Good looking work there, WRR!
Originally Posted by WetRivrRat
I'm actually shooting for the complete opposite of this theory - I've fiddled with the HHSS enough now to notice that it's built in such a manor that it actually becomes load bearing under my weight (210#) in my ExUL. So, I've actually had to take the template shown above apart and add several inches of fabric to address this issue.
It would seem to me that the ideal in this scenario would to be to actually have an air void, as the presence of the non-breathable fabric would create a vapor barrier. Also, giving it an air void would allow the condensation to occur on the inner layer of the outer barrier. Furthermore, it seems to me that having the air void would help to insulate any sort of UQ that is in place.
Maybe this is ignorance, and it should actually be tightly fitted, but it just seems too 'right' to have a void. Mainly if for just the simple factor that nearly all insulation is rated based on it's ability to maintain resistance to heat transfer. While in general, 'air' isn't the greatest insulator, at least when trapped between two layers of a container it would absorb certain amounts of heat radiated off of a person and with one layer being non-porous it would seem to make sense that this would resist the loss of the radiant heat, thus minimizing the convective heat loss at a point of lapse that would equal the point of increase of ambient temp in the air void due to both convective/radiant heat loss. Thus, an inherit R-Value due to the trapped air void.
Again, this is totally just my understanding, and I'd like those more intelligent in these matters to chime in and help us all out.
I guess where I'm going with that is this: For some reason or another I recollect that 'air' has an R-Value of '5' per inch of thickness. That being the case, the HHSS UC with my weight produces 0 inches of thickness of trapped air, therefore providing an R-Value of '0'. Furthermore, being that it is acting as a load bearing support, I KNOW that it is against my body, so any breeze that hits it is going to effect convective cooling against the area of the UC exposed to the breeze, thereby effecting conductive cooling of my body against the area of the hammock/UC that it is exposed to. Even worse than that, is that any radiant heat is probably lost as well due to the lack of void between the 'condensation' layer.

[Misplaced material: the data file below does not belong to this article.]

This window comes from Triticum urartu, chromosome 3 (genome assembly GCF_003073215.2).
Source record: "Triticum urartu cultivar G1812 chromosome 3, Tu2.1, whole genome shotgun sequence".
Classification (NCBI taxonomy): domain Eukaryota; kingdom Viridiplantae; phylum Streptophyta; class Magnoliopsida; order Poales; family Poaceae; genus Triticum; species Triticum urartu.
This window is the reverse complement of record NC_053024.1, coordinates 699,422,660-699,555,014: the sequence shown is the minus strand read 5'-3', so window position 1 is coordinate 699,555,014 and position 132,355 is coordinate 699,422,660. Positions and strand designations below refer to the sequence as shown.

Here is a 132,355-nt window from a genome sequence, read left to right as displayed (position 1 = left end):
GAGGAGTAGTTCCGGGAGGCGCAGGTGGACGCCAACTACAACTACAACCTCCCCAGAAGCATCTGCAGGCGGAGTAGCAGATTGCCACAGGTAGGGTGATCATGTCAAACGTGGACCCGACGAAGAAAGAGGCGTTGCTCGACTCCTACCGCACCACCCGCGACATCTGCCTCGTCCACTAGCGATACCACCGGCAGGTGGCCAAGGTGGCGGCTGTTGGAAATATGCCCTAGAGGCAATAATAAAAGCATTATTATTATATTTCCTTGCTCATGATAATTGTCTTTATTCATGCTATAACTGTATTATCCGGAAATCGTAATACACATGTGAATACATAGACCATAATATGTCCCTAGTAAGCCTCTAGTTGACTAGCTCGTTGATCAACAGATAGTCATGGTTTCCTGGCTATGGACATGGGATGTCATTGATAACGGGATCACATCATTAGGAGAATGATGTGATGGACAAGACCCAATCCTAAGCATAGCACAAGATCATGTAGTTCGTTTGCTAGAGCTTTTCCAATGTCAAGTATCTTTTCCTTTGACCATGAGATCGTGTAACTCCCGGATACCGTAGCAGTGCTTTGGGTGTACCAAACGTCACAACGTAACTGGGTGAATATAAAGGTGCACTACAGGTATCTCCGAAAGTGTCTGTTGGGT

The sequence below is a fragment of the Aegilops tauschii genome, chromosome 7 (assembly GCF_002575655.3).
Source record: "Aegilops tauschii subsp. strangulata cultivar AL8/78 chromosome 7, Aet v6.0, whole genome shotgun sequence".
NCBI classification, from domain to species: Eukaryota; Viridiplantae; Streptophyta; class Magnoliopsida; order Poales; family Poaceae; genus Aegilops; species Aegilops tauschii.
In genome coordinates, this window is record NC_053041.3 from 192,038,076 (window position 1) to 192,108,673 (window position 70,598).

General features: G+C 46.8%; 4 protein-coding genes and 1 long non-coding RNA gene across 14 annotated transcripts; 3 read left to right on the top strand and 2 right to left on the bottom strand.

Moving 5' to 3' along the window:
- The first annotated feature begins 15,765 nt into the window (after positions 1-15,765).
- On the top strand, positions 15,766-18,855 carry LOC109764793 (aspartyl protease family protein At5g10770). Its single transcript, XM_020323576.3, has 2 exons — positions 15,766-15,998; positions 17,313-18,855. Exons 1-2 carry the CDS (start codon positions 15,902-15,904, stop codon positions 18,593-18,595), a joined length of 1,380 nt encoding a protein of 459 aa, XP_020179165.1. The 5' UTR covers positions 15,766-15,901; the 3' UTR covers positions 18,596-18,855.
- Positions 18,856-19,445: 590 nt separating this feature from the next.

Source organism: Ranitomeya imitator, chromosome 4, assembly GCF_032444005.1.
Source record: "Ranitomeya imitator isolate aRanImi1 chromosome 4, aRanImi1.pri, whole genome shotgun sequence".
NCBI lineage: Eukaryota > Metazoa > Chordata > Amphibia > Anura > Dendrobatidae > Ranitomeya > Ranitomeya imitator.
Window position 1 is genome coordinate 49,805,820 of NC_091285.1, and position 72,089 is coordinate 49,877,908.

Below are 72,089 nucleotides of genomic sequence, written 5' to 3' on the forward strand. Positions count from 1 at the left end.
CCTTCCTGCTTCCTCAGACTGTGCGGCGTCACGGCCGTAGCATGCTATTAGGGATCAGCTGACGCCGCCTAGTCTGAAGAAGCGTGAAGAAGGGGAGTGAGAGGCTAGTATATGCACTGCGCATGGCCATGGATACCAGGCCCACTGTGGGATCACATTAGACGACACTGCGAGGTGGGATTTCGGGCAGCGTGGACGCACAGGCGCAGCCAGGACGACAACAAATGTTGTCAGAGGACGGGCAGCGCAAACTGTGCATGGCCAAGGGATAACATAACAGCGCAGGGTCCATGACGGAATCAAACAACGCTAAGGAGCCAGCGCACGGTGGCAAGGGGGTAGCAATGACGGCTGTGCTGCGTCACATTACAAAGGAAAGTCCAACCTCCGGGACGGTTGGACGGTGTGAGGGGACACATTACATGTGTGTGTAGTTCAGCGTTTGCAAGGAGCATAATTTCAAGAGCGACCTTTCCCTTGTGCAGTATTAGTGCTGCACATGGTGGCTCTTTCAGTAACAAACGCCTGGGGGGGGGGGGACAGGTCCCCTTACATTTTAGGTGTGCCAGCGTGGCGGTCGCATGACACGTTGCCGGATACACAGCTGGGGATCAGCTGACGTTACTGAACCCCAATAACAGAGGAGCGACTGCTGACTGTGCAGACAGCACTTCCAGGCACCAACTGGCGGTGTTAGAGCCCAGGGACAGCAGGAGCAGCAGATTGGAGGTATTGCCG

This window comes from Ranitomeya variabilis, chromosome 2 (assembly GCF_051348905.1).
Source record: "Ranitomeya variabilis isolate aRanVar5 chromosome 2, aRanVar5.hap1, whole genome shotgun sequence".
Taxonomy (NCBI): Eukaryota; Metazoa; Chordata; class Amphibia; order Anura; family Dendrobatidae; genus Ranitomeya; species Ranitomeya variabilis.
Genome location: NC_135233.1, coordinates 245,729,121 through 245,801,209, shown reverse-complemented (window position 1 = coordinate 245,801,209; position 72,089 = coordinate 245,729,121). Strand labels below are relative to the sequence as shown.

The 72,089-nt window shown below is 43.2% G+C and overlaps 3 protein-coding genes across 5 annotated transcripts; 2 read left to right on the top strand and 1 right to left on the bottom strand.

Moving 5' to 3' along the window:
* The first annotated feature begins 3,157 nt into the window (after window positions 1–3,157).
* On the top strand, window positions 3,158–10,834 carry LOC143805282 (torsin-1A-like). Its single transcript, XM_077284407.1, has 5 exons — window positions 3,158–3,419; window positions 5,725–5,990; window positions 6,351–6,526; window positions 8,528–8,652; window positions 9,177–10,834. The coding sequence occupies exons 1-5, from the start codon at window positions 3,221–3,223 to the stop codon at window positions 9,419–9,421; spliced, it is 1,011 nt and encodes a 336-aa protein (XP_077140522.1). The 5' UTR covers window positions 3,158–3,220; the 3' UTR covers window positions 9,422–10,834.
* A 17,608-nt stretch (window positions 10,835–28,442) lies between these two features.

If I alter the DIY UC to have at least one inch of void between the hammock and the wind then I cut the convective-to-conductive cooling down to a minimum, and I implement a heat transfer resistance value of 5, which only serves to enhance any R-Value provided by whatever sort of Under Quilt I choose to implement depending on the season. Plus, I also implement a void that separates my body from the condensation layer - which is always a good thing if you already sweat like a beast...
but this just may be the beer talking...
Keep in mind that even with a gap there, keeping the sil-nylon from contacting your hammock and keeping you from feeling all of the wind, it is only sil-nylon. If not backed up with some insulation, that wind can still push that sil-nylon past the gap and against your hammock, I suspect. Oh, and totally disrupting that "dead air space" built up in your UC. At least it seems to me it could. But I have never really tested it, so you test it for us!
The "load bearing" aspect helps support the HH pad, and any added insulation, holding it just barely snug against my back and butt and even legs for the most part. ( as with most UQs, there is a falling away to the left side of my legs when I lay on the diagonal. I have minimized this by using a shock cord mod to help lift in that area)
The "load bearing" or elastic tension serves to hold the HHSS pad and space blanket on top of it snug against your back, Just snug enough for no cold gaps. But not snug enough to compress the OCF pad significantly. It also serves to hold other insulation placed in the UC up against the pad, although it is enough pressure in some spots to significantly compress 800+ down. Any gaps = cold. Unless you manage to fill the gaps with puffy loft. In which case there is once again no gap.
If you have no tension or "load bearing, how are you going to keep the pad/SB ( if you are using them? ) snug against your back? The pad has a harness, but I don't think that is enough to do the job. ( not trying to discourage your plan, just thinking out loud about possible challenges )
If you have a gap allowing any condensation to not come in contact with the insulation or your back, then what is going to support the insulation in order to keep it snug against your back? Well, maybe a separate UQ suspension? I don't get any condensation using the system as designed though some folks do. The UC tension holds the pad/space blanket against my back, in theory keeping the SB warm and in theory preventing condensation against it's warm surface. ( condensation tending to occur against cold surfaces, not warm) And in theory serving as a vapor barrier to keep insensible perspiration ( vapor ) from traveling through the insulation and condensing against the cold UC. This theory has always worked perfectly for me, but not for every one.
I will be interested to see what you figure out works!